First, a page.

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Thread: Have you ever used your dive rescue class skills?

 


  1. #21
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    Quote Originally Posted by biscuit7
    I'll bet any amount of money that no one does it flawlessly the first time.

    R
    I did, I brought a chap to the surface who had suffered passive shock -albeit only from around 10 metres and less than one minute into the dive. Nonetheless, I held he's reg in, dumped his bc and did a lovely ascent with my legs firmly clamped round his thighs. On the surface he 'came to' and rather amusingly asked if we were going down -just as if he'd no recollection of what just happened.
    The guys mate later remarked that he was surprised I noticed him in shock as the guy is usually such a boring cnut it should be almost impossible to notice the difference.

    Phil TK

  2. #22
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    Scottri's Avatar
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    Twice. Once last year in Maui. A woman surface and was yelling for help. The boat she was diving off of never responed so I dove in and swam to her. I inflated her BC and got her calmed down and towed her to her boat. She was ok but freaked out.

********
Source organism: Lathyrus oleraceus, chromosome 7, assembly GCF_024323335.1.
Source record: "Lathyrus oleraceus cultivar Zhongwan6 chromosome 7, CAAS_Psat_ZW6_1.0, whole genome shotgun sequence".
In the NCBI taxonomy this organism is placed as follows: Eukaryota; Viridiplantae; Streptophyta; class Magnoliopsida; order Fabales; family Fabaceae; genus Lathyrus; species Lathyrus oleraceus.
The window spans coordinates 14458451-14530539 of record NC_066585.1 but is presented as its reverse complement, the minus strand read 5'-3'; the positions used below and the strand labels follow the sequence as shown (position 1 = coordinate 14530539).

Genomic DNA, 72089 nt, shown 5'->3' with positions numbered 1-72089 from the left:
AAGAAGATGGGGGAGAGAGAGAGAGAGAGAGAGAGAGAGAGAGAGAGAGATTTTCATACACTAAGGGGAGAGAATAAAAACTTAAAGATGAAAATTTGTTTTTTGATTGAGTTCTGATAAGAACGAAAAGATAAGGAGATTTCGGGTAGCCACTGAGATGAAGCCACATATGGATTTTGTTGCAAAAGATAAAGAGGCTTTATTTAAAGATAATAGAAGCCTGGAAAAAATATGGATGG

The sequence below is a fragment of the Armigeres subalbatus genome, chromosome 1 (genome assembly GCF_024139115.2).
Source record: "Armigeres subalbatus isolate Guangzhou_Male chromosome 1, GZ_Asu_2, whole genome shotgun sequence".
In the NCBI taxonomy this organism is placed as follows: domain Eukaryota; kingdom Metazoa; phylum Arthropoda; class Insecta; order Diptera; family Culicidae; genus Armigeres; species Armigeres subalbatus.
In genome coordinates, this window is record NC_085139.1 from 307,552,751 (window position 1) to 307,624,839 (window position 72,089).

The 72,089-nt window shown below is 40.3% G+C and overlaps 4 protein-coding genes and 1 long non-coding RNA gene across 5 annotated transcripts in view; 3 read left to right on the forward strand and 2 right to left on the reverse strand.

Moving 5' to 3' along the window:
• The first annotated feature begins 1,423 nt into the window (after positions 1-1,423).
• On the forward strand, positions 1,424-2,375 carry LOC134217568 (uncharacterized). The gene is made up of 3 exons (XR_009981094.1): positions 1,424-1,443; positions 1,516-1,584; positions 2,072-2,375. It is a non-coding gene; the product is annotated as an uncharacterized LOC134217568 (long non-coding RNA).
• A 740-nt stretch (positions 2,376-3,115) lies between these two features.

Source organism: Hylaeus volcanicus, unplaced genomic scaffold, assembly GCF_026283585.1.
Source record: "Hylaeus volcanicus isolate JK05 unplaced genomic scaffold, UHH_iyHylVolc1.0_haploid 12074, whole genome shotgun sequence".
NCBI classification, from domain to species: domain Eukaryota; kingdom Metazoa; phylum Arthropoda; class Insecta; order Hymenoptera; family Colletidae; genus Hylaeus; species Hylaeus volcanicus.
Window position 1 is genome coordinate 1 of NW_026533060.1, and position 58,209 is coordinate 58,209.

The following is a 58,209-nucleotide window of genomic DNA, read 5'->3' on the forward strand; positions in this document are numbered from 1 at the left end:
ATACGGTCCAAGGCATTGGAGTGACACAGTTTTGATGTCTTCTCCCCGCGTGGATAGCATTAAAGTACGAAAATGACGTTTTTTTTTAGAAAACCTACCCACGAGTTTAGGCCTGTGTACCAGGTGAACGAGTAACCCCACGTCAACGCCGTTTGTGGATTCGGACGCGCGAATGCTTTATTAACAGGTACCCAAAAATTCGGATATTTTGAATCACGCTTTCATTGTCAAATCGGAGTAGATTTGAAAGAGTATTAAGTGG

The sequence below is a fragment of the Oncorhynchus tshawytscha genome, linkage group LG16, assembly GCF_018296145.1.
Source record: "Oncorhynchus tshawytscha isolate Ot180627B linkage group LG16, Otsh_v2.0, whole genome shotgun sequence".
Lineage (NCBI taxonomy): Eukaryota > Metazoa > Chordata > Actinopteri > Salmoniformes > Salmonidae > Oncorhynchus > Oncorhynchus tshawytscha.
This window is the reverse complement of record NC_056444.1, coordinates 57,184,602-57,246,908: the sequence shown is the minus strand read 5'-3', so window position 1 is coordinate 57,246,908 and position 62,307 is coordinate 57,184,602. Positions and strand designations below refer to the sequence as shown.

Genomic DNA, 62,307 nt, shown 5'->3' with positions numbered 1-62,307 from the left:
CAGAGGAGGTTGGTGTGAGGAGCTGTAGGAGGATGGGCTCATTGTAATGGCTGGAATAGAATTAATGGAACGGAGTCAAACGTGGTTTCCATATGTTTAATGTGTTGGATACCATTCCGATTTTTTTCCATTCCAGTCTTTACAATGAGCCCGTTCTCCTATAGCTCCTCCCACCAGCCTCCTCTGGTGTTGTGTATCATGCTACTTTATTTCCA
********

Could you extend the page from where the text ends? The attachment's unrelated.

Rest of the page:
I also had to rescue a guy that also did not inflate his BC on the surface. Spend a little more time talking him down while I towed him to shore.
    SSI O/W, AOW, Rescue, Master Diver, PADI Divemaster 182340
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  3. #23
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    cowboyneal's Avatar
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    I think others have cited this: the best reason to take a rescue diver course is to make yourself a better, more confident and self-sufficient diver. Then, if you ever help someone out because of what you learned, that is great gravy!

    CN

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    wreckchick's Avatar
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    Quote Originally Posted by Phil TK
    I did, I brought a chap to the surface who had suffered passive shock -albeit only from around 10 metres and less than one minute into the dive. Nonetheless, I held he's reg in, dumped his bc and did a lovely ascent with my legs firmly clamped round his thighs. On the surface he 'came to' and rather amusingly asked if we were going down -just as if he'd no recollection of what just happened.
    The guys mate later remarked that he was surprised I noticed him in shock as the guy is usually such a boring cnut it should be almost impossible to notice the difference.

    Phil TK